I’ve been seeing a fellow for a bit, and it’s such that he’s met the children and things. Folks around me use the word “serious” when they learn of this. I don’t know whether it’s serious or not, only that I feel cared for and loved as close to fully as I’ve ever felt. And that’s certainly a nice feeling.
One of the ways he cares for me is by being helpful, and he comes by it quite naturally: he helps make and serve dinner, refusing to begin eating until I sit down to join him; he has the sort of handy skills that are transforming my basement and garage to vastly more functional spaces; he plans to paint a room while I’m away for a few days.
“It sounds like this guy really likes you,” my girlfriends have said.
He recently told me that I should anticipate having the greenest grass on the block this season.
For anyone who’s actually seen my block in the summertime, that distinction will be difficult to achieve; the DINKs have it won hands down. I’ve mentioned this double-income, no-kids couple before. They are workhorses, spending hours of work nearly every weekend perfecting their patch of urban landscape. She works tirelessly to plant and keep gardens, while his singular concern is the grass.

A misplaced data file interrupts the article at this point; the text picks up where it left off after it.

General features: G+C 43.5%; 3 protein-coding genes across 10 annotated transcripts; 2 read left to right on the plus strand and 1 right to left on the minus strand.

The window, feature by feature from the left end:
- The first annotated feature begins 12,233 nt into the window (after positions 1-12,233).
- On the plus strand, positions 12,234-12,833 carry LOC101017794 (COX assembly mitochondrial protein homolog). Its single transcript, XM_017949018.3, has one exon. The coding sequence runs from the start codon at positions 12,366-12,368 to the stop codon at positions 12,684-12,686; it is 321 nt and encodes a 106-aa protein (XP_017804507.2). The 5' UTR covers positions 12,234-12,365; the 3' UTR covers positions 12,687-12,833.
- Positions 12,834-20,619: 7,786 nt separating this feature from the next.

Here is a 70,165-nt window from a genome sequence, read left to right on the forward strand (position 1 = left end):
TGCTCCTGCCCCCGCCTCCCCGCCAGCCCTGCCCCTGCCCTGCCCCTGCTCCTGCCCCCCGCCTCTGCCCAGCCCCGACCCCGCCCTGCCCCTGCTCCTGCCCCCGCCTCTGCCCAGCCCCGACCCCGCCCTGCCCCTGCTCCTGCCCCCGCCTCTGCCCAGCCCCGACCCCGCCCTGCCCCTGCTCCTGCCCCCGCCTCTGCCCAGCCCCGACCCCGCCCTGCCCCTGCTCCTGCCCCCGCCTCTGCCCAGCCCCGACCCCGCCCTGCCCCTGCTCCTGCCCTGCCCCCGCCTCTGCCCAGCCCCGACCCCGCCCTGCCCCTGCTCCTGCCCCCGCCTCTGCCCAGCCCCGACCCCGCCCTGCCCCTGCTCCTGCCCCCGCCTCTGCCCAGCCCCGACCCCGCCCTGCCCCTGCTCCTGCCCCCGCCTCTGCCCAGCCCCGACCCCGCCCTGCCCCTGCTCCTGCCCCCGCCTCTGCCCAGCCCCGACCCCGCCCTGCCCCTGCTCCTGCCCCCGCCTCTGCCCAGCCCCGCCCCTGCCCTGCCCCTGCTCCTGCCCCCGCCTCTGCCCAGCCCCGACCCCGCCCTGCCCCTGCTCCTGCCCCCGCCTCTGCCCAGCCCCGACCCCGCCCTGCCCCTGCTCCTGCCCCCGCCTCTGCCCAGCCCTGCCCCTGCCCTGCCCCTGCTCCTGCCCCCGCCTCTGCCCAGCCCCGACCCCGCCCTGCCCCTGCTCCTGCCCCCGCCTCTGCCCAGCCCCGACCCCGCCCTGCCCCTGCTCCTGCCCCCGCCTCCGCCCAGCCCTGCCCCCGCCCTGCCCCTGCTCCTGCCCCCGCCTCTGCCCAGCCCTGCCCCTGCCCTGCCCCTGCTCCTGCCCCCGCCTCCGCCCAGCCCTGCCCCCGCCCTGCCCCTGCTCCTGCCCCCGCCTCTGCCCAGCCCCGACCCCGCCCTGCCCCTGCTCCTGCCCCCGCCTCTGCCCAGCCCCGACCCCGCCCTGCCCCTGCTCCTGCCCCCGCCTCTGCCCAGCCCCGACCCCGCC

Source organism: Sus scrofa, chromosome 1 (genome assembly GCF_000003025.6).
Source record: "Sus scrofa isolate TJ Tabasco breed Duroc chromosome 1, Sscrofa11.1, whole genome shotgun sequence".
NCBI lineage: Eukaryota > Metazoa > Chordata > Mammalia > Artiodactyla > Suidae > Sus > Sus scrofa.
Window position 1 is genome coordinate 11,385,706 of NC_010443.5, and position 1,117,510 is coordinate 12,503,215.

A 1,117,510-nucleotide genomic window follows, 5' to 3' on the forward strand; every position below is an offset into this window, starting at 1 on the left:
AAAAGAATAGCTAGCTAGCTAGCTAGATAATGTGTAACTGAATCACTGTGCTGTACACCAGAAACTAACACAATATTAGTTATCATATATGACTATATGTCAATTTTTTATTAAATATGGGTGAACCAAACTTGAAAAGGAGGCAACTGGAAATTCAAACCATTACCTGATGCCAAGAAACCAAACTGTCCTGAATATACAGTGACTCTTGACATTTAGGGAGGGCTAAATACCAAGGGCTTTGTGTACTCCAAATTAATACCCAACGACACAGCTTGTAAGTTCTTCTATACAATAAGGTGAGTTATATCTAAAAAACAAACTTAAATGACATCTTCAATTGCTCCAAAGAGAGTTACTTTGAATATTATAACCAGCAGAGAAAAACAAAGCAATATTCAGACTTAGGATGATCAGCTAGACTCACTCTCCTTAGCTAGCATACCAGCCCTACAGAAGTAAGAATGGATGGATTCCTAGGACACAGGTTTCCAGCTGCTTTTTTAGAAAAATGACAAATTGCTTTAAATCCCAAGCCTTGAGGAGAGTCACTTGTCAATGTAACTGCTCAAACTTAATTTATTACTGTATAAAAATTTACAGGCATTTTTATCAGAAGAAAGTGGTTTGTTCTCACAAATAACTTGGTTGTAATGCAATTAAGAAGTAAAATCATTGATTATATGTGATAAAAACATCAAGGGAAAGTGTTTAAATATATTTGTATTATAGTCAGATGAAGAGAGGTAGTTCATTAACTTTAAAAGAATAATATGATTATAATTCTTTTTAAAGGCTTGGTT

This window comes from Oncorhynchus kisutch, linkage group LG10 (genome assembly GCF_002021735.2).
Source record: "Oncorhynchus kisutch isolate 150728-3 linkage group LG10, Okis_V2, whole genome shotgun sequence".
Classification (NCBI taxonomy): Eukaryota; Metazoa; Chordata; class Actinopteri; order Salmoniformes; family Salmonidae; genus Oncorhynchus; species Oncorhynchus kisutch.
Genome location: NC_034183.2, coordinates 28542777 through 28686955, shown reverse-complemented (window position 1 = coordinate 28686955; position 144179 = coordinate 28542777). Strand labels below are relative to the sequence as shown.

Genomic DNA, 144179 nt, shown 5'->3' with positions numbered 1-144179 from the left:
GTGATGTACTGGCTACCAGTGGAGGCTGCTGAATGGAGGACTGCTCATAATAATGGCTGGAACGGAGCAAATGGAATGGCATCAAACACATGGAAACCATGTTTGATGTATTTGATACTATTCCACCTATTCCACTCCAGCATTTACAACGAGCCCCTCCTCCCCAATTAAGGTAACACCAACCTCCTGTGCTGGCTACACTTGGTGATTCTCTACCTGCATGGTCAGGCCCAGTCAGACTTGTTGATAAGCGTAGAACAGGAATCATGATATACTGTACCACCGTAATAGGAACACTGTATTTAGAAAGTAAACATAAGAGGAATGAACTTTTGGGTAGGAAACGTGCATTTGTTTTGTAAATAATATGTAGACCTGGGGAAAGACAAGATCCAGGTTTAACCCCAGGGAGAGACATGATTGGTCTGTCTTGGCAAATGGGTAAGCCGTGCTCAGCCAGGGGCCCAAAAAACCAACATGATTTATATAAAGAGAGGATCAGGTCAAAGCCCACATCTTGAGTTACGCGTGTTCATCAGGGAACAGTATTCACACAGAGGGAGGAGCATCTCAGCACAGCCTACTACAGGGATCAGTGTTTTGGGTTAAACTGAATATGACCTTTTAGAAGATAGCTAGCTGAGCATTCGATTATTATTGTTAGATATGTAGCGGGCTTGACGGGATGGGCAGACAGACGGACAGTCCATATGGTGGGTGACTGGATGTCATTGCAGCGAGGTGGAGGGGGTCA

He of the DINKs spent years helping her fix up her home. The only way to enjoy a return on his investment, he teased, was to marry her. While he presents a sometimes gruff demeanor to the world, she enjoys a full-on adoration I’ve yet to witness in another couple. He is lavish in his affections, and spends two or three vacation days cooking, cleaning and preparing for her birthday party each summer. She basks in it and is grateful, and I am quite sure he needs no more than that.
So, back to the conversation at the bar the other night, during which my boyfriend claimed my lawn would look like a golf course. I thought of the DINKs down the street, a realization dawned on me, and I smiled.
“What are you smirking about?” he asked.
“You’ve yet to say so, but you love me,” I replied knowingly.
“Why haven’t you said so before?” I asked.
“I didn’t know whether you wanted me to,” he replied.
Our conversation went on for some time after that, and I continued to chuckle about the love equation at which I’d arrived: green grass = love.
“I don’t want you to think the grass is greener somewhere else,” he said before he kissed me goodnight.